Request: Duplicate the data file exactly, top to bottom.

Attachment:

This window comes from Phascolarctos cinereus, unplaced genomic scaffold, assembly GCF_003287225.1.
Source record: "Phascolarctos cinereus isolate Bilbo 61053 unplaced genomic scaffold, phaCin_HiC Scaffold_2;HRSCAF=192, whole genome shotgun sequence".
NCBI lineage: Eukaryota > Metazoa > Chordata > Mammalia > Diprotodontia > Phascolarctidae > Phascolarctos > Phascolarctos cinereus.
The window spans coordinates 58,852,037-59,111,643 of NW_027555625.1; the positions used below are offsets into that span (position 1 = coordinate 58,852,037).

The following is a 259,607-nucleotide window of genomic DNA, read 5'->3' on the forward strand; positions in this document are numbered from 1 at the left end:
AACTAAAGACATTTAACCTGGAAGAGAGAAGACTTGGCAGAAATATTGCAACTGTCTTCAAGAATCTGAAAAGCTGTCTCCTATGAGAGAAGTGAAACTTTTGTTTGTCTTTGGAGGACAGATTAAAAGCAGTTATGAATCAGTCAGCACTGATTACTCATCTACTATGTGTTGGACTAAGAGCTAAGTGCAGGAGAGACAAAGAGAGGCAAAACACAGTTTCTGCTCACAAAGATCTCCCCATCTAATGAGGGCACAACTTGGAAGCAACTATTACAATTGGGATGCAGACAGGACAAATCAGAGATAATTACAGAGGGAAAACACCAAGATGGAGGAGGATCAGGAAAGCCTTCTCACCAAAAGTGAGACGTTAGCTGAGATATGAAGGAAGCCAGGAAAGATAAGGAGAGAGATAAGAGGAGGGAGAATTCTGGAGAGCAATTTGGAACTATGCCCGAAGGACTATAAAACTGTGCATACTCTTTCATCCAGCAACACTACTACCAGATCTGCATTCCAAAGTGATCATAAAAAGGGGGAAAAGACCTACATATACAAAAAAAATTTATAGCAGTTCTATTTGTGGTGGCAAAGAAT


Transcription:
This window comes from Phascolarctos cinereus, unplaced genomic scaffold, assembly GCF_003287225.1.
Source record: "Phascolarctos cinereus isolate Bilbo 61053 unplaced genomic scaffold, phaCin_HiC Scaffold_2;HRSCAF=192, whole genome shotgun sequence".
NCBI lineage: Eukaryota > Metazoa > Chordata > Mammalia > Diprotodontia > Phascolarctidae > Phascolarctos > Phascolarctos cinereus.
The window spans coordinates 58,852,037-59,111,643 of NW_027555625.1; the positions used below are offsets into that span (position 1 = coordinate 58,852,037).

The following is a 259,607-nucleotide window of genomic DNA, read 5'->3' on the forward strand; positions in this document are numbered from 1 at the left end:
AACTAAAGACATTTAACCTGGAAGAGAGAAGACTTGGCAGAAATATTGCAACTGTCTTCAAGAATCTGAAAAGCTGTCTCCTATGAGAGAAGTGAAACTTTTGTTTGTCTTTGGAGGACAGATTAAAAGCAGTTATGAATCAGTCAGCACTGATTACTCATCTACTATGTGTTGGACTAAGAGCTAAGTGCAGGAGAGACAAAGAGAGGCAAAACACAGTTTCTGCTCACAAAGATCTCCCCATCTAATGAGGGCACAACTTGGAAGCAACTATTACAATTGGGATGCAGACAGGACAAATCAGAGATAATTACAGAGGGAAAACACCAAGATGGAGGAGGATCAGGAAAGCCTTCTCACCAAAAGTGAGACGTTAGCTGAGATATGAAGGAAGCCAGGAAAGATAAGGAGAGAGATAAGAGGAGGGAGAATTCTGGAGAGCAATTTGGAACTATGCCCGAAGGACTATAAAACTGTGCATACTCTTTCATCCAGCAACACTACTACCAGATCTGCATTCCAAAGTGATCATAAAAAGGGGGAAAAGACCTACATATACAAAAAAAATTTATAGCAGTTCTATTTGTGGTGGCAAAGAAT